Research Article

Nonlocal Transport in the Quantum Spin Hall State

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Science  17 Jul 2009:
Vol. 325, Issue 5938, pp. 294-297
DOI: 10.1126/science.1174736

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Nonlocal transport through edge channels holds great promise for low-power information processing. However, edge channels have so far only been demonstrated to occur in the quantum Hall regime, at high magnetic fields. We found that mercury telluride quantum wells in the quantum spin Hall regime exhibit nonlocal edge channel transport at zero external magnetic field. The data confirm that the quantum transport through the (helical) edge channels is dissipationless and that the contacts lead to equilibration between the counterpropagating spin states at the edge. The experimental data agree quantitatively with the theory of the quantum spin Hall effect. The edge channel transport paves the way for a new generation of spintronic devices for low-power information processing.

The search for topological states of quantum matter has become an important goal in condensed matter physics. Inside a topological insulator, the conventional laws of electrodynamics are substantially altered (1), which may have applications in constructing novel devices for the processing of (quantum) information. The quantum spin Hall (QSH) state (2, 3) is a topologically nontrivial state of matter that exists in the absence of any external magnetic field. It has a bulk energy gap but gapless helical edge states protected by time reversal symmetry. In the QSH regime, opposite spin states forming a Kramers doublet counterpropagate at the edge (4, 5). Recently, the QSH state was theoretically predicted in HgTe quantum wells (6). There is a topological quantum phase transition at a critical thickness dc of the quantum well, separating the trivial insulator state for d < dc from the QSH insulator state for d > dc. Soon after the theoretical prediction, evidence for the QSH state was observed in transport measurements (7). In the QSH regime, experiments measured a conductance G close to twice the quantum unit of conductance G = 2e2/h (where e is the charge on the electron and h is Planck’s constant); this value is consistent with quantum transport due to helical edge states. However, such a conductance quantization in small Hall bar geometries does not allow us to distinguish experimentally between ballistic and edge channel transport in a convincing manner. Thus, it is important to be able to prove experimentally in an unambiguous manner the existence of edge channels in HgTe quantum wells.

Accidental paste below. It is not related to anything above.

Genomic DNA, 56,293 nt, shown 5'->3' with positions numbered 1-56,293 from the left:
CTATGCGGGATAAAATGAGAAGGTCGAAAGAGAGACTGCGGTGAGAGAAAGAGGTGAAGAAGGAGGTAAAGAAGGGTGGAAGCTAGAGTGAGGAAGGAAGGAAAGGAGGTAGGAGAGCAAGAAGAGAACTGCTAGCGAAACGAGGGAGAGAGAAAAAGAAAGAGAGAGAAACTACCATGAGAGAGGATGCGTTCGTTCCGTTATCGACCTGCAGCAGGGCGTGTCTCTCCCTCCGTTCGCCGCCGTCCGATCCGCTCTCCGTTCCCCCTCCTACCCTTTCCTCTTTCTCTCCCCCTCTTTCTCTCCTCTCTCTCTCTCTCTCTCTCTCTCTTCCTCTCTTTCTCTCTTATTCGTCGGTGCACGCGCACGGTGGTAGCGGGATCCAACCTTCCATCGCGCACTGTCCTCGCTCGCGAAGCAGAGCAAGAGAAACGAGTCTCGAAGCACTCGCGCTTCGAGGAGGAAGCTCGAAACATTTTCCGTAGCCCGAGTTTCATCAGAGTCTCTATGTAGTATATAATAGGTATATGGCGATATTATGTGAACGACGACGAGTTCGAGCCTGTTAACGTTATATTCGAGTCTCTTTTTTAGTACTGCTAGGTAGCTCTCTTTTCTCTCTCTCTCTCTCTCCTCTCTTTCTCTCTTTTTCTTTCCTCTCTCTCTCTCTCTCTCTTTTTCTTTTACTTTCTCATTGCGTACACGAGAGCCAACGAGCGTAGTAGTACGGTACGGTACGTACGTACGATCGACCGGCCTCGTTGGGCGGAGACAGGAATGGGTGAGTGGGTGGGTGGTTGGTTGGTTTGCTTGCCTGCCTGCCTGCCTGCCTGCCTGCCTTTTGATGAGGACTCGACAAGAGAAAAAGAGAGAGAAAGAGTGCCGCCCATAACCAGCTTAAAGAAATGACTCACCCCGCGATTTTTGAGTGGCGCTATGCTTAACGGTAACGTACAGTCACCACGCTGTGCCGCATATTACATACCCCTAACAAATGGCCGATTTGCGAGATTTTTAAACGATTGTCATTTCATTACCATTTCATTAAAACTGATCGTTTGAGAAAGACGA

Ohm’s law versus nonlocal transport. In conventional diffusive electronics, bulk transport satisfies Ohm’s law. The resistance is proportional to the length and inversely proportional to the cross-sectional area, implying the existence of a local resistivity or conductivity tensor. However, the existence of edge states necessarily leads to nonlocal transport, which invalidates the concept of local resistivity. Such nonlocal transport has been experimentally observed in the quantum Hall (QH) regime in the presence of a large magnetic field (8), and the nonlocal transport is well described by a quantum transport theory based on the Landauer-Büttiker formalism (9). These measurements constitute definitive experimental evidence for the existence of edge states in the QH regime.

We report nonlocal transport measurements in HgTe quantum wells that demonstrate the existence of the predicted extended edge channels. We have fabricated structures more complicated than a standard Hall bar that allow a detailed investigation of the transport mechanism. In addition, we present the theory of quantum transport in the QSH regime, and uncover the effects of macroscopic time irreversibility on the helical edge states.

Device structure. We present experimental results on four different devices. The behavior in these structures is exemplary for the ~50 devices we studied. The devices were fabricated from HgTe/(Hg,Cd)Te quantum well structures with well thicknesses of d = 7.5 nm (samples D1, D2, and D3) and 9.0 nm (sample D4). Note that all wells have a thickness d > dc ≈ 6.3 nm, and thus exhibit the topologically nontrivial inverted band structure. At zero gate voltage, the samples are n-type and have a carrier density of ns ≈ 3 × 1011 cm–2 and a mobility of 1.5 × 105 cm2 V–1 s–1, with small variations between the different wafers. The devices are lithographically patterned using electron-beam lithography and subsequent Ar ion-beam etching. Devices D1 and D2 are micrometer-scale Hall bars with exact dimensions as indicated in the insets of Fig. 1. Devices D3 and D4 are dedicated structures for identifying nonlocal transport, with schematic structure given in Fig. 2. All devices are fitted with a 110-nm-thick Si3N4/SiO2 multilayer gate insulator and a Ti (5 nm)–Au (50 nm) gate electrode stack.